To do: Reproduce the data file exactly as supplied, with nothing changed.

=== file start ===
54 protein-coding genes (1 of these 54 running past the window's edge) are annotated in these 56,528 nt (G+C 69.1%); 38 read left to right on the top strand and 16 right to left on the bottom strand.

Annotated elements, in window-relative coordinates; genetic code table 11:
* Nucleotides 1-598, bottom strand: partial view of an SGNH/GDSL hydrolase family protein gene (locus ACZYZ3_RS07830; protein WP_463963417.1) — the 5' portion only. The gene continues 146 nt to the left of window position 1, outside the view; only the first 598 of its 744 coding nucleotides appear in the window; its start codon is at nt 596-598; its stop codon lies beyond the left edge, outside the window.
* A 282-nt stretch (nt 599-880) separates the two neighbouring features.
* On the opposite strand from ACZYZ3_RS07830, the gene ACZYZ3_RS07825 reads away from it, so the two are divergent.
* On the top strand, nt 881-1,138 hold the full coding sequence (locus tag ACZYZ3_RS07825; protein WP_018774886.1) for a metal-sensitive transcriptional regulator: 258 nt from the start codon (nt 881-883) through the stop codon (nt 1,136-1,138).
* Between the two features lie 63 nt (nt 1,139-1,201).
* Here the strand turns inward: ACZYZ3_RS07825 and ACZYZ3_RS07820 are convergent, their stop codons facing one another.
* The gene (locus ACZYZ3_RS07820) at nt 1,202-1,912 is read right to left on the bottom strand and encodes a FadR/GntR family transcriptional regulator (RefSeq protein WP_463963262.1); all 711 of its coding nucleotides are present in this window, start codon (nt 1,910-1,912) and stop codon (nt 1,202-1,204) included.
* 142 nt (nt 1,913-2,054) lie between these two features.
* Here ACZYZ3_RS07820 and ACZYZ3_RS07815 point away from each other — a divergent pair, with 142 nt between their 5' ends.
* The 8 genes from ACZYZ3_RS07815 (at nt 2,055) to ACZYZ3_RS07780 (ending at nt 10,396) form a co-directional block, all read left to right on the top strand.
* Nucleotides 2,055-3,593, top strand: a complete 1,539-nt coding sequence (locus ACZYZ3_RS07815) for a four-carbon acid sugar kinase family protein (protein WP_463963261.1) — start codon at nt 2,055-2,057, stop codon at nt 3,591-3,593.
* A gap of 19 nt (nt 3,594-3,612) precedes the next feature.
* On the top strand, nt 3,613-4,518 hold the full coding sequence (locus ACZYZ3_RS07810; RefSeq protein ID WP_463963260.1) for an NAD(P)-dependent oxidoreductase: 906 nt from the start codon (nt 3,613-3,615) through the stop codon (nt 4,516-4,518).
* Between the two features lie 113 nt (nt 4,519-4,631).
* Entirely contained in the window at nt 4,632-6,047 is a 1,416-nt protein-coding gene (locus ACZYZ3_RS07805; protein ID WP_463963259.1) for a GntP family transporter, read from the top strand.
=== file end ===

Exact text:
54 protein-coding genes (1 of these 54 running past the window's edge) are annotated in these 56,528 nt (G+C 69.1%); 38 read left to right on the top strand and 16 right to left on the bottom strand.

Annotated elements, in window-relative coordinates; genetic code table 11:
* Nucleotides 1-598, bottom strand: partial view of an SGNH/GDSL hydrolase family protein gene (locus ACZYZ3_RS07830; protein WP_463963417.1) — the 5' portion only. The gene continues 146 nt to the left of window position 1, outside the view; only the first 598 of its 744 coding nucleotides appear in the window; its start codon is at nt 596-598; its stop codon lies beyond the left edge, outside the window.
* A 282-nt stretch (nt 599-880) separates the two neighbouring features.
* On the opposite strand from ACZYZ3_RS07830, the gene ACZYZ3_RS07825 reads away from it, so the two are divergent.
* On the top strand, nt 881-1,138 hold the full coding sequence (locus tag ACZYZ3_RS07825; protein WP_018774886.1) for a metal-sensitive transcriptional regulator: 258 nt from the start codon (nt 881-883) through the stop codon (nt 1,136-1,138).
* Between the two features lie 63 nt (nt 1,139-1,201).
* Here the strand turns inward: ACZYZ3_RS07825 and ACZYZ3_RS07820 are convergent, their stop codons facing one another.
* The gene (locus ACZYZ3_RS07820) at nt 1,202-1,912 is read right to left on the bottom strand and encodes a FadR/GntR family transcriptional regulator (RefSeq protein WP_463963262.1); all 711 of its coding nucleotides are present in this window, start codon (nt 1,910-1,912) and stop codon (nt 1,202-1,204) included.
* 142 nt (nt 1,913-2,054) lie between these two features.
* Here ACZYZ3_RS07820 and ACZYZ3_RS07815 point away from each other — a divergent pair, with 142 nt between their 5' ends.
* The 8 genes from ACZYZ3_RS07815 (at nt 2,055) to ACZYZ3_RS07780 (ending at nt 10,396) form a co-directional block, all read left to right on the top strand.
* Nucleotides 2,055-3,593, top strand: a complete 1,539-nt coding sequence (locus ACZYZ3_RS07815) for a four-carbon acid sugar kinase family protein (protein WP_463963261.1) — start codon at nt 2,055-2,057, stop codon at nt 3,591-3,593.
* A gap of 19 nt (nt 3,594-3,612) precedes the next feature.
* On the top strand, nt 3,613-4,518 hold the full coding sequence (locus ACZYZ3_RS07810; RefSeq protein ID WP_463963260.1) for an NAD(P)-dependent oxidoreductase: 906 nt from the start codon (nt 3,613-3,615) through the stop codon (nt 4,516-4,518).
* Between the two features lie 113 nt (nt 4,519-4,631).
* Entirely contained in the window at nt 4,632-6,047 is a 1,416-nt protein-coding gene (locus ACZYZ3_RS07805; protein ID WP_463963259.1) for a GntP family transporter, read from the top strand.